On the way out of the capital of tourist scams, I caught a pair of tourists who were on their way in and whispered to them that they needed to be careful. Akram, Emily, and I were walking away when Raj grabbed me by the arm and asked me why I was trying to kill his business. I told him that it was wrong for him to lie, to pay rickshaw drivers commissions to trick tourists into coming to his store, and to take advantage of peoples' trusts and unfamiliarity of India. Thinking that I didn't understand Hindi, he told Akram to never bring people like me back to his store.

We told Akram we were tired and that we wanted to just head back to where he had found us. We all hopped on a bus, paid our fare, and found seats near the back. After about 5 minutes, without a single word or eye contact, Akram got up and jumped off the bus, leaving us without a clue as to where we were going. What in the world? A couple really confusing minutes passed, and with a really bad feeling about things, I decided it would be wise for us to get off the bus and figure out where we were. I asked a nearby shop owner a few questions, and found out that the road we were on led out of the city into the desert north of Jaipur. He had tried to get rid of us in the desert.

It was then that I realized it had all been an act from the beginning. He didn't have a girlfriend in the UK. By asking us to help him write that letter, he was taking advantage of tourists' desires to help a local and make a friend in the process. Jaipur is teeming with people like Akram, people who get paid a small commission for deceiving people into false friendships, gaining their trusts, then leaving them after they've been milked for all they're worth.

For the rest of that day, as I kept rejecting call after call from Rahul, I thought to myself how much I wanted India to be a country I could one day fall in love with, a place I'd leave and know I'd return to someday. I know that to locals, I'm different. I look, talk, and act differently. Expecting them to not think this way would be highly unreasonable, but how should I react when people left and right are out to take advantage of the ways that make me different from them? In their minds, I'm nothing close to being one of them, I'm just another foreigner with money, some of which can end up in their pockets if they just play their cards right.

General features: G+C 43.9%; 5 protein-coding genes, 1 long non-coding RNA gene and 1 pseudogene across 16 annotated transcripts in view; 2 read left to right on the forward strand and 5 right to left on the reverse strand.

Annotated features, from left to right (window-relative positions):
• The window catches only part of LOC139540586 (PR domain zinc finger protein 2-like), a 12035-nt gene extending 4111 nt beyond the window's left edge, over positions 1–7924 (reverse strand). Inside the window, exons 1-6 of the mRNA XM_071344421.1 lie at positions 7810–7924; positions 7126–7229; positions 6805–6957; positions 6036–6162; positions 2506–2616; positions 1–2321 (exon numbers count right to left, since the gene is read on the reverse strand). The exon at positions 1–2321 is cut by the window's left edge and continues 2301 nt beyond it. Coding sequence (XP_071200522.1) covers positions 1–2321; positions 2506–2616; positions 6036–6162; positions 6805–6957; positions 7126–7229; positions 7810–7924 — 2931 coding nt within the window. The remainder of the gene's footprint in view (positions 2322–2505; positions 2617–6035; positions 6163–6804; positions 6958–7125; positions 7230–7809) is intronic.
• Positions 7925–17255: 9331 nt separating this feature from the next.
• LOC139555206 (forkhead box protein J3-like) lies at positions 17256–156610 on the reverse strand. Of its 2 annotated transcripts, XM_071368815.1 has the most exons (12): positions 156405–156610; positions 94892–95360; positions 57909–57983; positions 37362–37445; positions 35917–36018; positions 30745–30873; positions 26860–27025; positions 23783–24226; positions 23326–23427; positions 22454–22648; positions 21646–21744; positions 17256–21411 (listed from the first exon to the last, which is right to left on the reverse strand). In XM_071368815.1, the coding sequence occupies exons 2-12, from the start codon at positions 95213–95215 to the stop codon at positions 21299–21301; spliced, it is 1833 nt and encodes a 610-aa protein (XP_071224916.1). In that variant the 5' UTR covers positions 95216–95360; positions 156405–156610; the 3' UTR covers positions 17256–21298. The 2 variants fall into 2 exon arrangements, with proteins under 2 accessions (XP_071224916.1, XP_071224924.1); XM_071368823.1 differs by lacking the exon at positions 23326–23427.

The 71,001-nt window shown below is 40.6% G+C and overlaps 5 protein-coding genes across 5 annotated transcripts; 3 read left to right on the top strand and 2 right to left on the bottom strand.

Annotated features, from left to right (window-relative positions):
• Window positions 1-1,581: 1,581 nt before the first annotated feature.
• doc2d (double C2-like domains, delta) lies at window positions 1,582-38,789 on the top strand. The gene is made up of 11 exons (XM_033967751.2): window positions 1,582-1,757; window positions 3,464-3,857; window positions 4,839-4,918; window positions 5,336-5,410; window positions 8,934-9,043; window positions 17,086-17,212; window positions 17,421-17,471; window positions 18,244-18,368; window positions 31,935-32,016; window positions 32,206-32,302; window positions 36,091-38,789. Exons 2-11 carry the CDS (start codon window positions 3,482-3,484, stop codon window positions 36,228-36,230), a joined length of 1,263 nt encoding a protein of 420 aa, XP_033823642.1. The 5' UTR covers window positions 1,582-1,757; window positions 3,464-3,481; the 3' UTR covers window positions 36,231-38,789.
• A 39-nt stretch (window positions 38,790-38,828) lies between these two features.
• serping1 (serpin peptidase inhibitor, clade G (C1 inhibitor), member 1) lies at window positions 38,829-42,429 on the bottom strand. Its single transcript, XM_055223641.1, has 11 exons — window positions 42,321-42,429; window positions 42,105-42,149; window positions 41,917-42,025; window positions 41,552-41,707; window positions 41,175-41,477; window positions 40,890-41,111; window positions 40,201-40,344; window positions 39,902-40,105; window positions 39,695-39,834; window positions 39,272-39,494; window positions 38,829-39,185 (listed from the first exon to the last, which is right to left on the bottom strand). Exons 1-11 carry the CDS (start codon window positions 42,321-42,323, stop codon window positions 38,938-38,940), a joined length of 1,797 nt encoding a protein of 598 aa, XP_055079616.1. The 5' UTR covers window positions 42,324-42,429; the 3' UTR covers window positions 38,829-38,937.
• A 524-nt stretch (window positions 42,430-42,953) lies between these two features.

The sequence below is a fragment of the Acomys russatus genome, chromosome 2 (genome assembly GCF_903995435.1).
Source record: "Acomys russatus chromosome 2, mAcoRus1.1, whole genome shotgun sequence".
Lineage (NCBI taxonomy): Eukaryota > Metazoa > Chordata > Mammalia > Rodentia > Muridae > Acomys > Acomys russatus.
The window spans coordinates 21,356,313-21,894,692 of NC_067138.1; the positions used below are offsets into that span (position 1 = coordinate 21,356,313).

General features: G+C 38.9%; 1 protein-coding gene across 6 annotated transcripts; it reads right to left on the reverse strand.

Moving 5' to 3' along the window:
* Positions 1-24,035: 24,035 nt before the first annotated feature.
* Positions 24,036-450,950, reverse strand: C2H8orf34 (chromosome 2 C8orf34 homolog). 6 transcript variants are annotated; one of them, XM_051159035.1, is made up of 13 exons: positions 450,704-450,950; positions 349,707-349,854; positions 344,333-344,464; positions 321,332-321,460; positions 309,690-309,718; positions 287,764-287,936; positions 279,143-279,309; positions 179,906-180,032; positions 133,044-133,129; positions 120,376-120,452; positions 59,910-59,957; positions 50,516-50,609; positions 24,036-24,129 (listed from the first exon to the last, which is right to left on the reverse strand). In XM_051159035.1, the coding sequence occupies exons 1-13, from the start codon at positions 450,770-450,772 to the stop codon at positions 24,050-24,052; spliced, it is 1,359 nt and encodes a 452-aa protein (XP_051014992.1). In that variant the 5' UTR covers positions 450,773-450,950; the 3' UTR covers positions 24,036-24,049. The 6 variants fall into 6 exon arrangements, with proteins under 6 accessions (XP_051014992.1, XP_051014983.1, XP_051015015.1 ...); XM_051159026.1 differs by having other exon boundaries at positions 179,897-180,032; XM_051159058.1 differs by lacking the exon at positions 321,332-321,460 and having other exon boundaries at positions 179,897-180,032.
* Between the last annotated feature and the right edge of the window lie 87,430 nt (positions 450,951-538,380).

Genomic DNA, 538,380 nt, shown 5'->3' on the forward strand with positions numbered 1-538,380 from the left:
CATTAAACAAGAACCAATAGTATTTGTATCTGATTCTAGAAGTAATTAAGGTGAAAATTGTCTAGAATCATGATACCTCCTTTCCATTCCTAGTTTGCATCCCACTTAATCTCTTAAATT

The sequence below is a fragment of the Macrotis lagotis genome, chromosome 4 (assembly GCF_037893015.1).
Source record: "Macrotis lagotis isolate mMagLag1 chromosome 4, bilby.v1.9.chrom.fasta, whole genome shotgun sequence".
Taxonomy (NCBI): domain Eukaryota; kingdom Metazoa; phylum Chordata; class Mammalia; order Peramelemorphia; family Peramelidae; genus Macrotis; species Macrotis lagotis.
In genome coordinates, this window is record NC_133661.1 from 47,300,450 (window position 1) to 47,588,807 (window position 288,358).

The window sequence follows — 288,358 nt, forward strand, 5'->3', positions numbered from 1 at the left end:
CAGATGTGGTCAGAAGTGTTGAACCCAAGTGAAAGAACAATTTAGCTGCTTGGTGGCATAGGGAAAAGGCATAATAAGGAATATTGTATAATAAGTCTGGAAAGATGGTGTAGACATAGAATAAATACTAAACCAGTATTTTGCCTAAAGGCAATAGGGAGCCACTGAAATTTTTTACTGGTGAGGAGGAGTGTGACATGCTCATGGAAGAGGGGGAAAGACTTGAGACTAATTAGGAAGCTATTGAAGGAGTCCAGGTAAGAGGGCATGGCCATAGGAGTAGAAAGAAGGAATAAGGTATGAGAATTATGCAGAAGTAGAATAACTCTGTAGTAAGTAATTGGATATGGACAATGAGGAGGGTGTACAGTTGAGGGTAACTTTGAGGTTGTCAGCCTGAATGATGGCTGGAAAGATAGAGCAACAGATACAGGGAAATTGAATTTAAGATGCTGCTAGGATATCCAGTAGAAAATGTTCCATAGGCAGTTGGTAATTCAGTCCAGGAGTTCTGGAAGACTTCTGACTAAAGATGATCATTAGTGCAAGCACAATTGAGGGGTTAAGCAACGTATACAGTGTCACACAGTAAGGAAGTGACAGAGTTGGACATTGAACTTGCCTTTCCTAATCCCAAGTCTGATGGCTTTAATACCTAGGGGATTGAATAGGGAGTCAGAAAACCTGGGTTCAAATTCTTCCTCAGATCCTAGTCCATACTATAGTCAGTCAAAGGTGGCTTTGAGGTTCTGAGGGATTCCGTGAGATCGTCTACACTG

Rickshaw driver: Oh! Sayonara!
Me: Sorry, I'm not Japanese.
Rickshaw driver: Yes, you are! Sayonara!! (laughs and to his friends in Hindi) The Japanese is angry at me!
(I start walking away.)
Rickshaw driver: Angry Japanese! Where are you going?? Sayonara! (laughs and honks his horn) Sayonara!!

I'm sorry again for this very negative post. I'm sad that my time in India has to be shadowed gray by these experiences, but it's a part of India that unfortunately exists. I didn't come to India expecting everything to be perfect, but these past few days have pushed me really close to a breaking point I didn't think I would ever get near.


Anonymous said...

I'm very sorry to hear about your bad experience Eric. My sincere apology for not warning about this as i know you were planning to visit Rajasthan before I left for New Zealand.

I'm just wondering what would have Zach done if he was in your place.. Hope he didn't get any such bad experience.. Knowing him he would have just smashed those people.

Hiren Patel.

electric broccoli man said...

sorry this is kind of negative, but i was wondering almost in bewilderment that you hadn't blogged anything about this yet, and then ywhether if you had experienced this at all bc i felt like it had to be there (after all, you are terribly Korean-looking). i hated this in China too, and it too made my blood boil and brought me to a breaking point on at least two occasions which i can remember. it's interesting because even though i'm "Chinese," i still have the telltale tan and clothing of a foreigner there. i think experiences like these are all too common for foreigners and it's really a shame because these not-so-rare experiences are terrific triggers for culture shock which, at least for me, was 100% absent otherwise.